I guess my question now is what's the best way to actually sample
the individual instruments? Take a sample from every couple of
keys or so? Another problem that I think I might have is that I
don't know how to tweak with the sounds good enough. You know,
like all those envelopes, layers, and LFO's or whatever... any
a couple I've gleaned from doing it a lot:
- Remove any effects, LFO, and
envelopes on the sound.
- Look into the structure of
the sound, and separate the separated waves or sounds if
possible. You might want to combine similar textures.
It's a good idea to sample different waves/textures
separately, and put them on different layers within the
EPS, but at the same time you don't want too many layers
operating at the same time - you lose polyphony that way.
- Sample note D5 first, and
assign it as root key to D5 on the EPS/ASR. Check it out
above and below D5, and add multisamples if you don't
like the transposition. The reason we sample D5 is
because a) the frequency D matches the common samples
rates of the EPS/ASR, which are 29.8K and 44.6/1K. As far
as sample rates, if the sound has a lot of high-frequency
information, sample at 44.6/1. Otherwise, sample at 29.8.
We sample at the 5th octave because lower transpositions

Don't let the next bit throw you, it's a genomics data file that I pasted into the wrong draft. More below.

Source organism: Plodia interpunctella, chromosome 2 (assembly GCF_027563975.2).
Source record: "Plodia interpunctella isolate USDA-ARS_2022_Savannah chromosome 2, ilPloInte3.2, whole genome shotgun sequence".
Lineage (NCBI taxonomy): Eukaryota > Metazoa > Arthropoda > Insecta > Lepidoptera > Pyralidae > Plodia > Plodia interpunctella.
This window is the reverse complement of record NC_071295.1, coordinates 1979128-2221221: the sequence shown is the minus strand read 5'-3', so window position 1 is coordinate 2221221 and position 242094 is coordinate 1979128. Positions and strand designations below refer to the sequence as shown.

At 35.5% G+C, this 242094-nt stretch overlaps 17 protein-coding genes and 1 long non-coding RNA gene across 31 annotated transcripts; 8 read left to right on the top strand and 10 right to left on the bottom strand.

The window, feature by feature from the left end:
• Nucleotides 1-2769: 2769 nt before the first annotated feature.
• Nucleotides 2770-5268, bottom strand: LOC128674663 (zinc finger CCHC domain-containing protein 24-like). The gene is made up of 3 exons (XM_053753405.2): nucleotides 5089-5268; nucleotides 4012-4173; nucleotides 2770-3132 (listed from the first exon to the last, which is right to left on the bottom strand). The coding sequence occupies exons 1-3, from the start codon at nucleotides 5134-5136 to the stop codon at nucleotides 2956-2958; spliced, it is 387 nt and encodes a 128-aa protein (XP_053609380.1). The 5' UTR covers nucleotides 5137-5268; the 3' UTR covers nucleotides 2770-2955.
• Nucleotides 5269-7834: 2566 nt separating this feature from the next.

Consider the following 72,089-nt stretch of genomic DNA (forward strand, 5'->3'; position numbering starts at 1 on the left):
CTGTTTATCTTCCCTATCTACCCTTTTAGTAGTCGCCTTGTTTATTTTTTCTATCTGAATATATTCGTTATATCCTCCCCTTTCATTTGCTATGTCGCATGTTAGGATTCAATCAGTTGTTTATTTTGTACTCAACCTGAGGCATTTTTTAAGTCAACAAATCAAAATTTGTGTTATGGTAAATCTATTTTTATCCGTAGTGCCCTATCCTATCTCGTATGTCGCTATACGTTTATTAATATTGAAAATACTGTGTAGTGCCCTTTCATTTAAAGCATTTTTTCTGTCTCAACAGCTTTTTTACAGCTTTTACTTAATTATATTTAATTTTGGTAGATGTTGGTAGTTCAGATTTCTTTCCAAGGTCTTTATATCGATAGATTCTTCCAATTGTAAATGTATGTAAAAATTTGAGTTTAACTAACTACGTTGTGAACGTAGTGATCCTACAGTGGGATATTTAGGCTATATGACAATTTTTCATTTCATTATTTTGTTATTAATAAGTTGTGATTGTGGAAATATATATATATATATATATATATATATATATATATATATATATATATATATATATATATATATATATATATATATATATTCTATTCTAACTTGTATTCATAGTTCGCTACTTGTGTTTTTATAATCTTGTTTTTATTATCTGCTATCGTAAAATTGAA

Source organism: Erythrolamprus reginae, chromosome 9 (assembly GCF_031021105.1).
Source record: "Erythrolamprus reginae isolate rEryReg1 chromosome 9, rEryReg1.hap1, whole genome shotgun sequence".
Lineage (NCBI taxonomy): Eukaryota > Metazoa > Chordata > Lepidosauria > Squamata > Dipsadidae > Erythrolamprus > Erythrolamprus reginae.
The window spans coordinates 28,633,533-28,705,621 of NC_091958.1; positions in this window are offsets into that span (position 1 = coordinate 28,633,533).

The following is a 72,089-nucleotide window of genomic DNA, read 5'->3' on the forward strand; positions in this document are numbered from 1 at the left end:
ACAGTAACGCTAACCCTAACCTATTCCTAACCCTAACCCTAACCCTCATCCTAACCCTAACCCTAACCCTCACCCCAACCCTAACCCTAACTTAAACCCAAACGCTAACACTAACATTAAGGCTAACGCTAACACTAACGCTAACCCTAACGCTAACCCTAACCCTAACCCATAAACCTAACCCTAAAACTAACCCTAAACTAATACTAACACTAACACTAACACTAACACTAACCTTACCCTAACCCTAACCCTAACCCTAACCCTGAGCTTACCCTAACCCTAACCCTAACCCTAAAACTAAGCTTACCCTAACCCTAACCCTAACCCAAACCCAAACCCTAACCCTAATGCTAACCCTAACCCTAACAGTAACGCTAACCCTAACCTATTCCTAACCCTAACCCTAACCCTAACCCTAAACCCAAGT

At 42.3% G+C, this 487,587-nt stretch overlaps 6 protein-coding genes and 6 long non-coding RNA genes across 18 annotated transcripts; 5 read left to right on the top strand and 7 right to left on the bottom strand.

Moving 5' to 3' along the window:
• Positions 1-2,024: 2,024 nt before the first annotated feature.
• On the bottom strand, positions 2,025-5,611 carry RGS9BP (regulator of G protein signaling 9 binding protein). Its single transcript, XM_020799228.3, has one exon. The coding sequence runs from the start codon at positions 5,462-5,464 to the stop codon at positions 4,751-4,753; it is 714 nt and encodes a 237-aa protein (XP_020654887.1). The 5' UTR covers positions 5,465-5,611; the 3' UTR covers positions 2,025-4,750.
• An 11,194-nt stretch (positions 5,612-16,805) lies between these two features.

are usually more effective than higher ones, but the 5th
octave is not too high as to not get an adequate sample.
- Sample the sound until the
wave becomes static, wait a second or 2 longer, and stop
sampling. Sample-playback synths (which is pretty much
all of them these days) have generally small waveforms to
fit into the limited ROM space, and they are looped (not
counting drum sounds, of course). You want to get that
loop sampled, so you can loop it yourself in the EPS/ASR.
- For different textures,
sample them into their own layer. Note the samples which
are triggered by velocity, in case of velocity-switching
setups (which are quite common). Another note: most
synthesizers, for example the O1/W, have "Performance"
programs, and "Single" programs. The "Performance"
programs are simply combinations of "Single"
programs in one playable patch. Go for the "Single"
programs to sample - on the EPS/ASR you can combine them
yourself using a Preset or external means.
- Once you've sampled
everything in, start looping and reprogramming the
envelopes and LFO's. Judge for yourself if you want to
"short-loop" (using just a single cycle of the
waveform) or "long-loop" (using a short segment)
the wave. With long loops don't be afraid to use the
CROSSFADE LOOP functions; in fact, the BI-DIRECTIONAL
LOOP algorithm is especially effective.
Contributed by Garth
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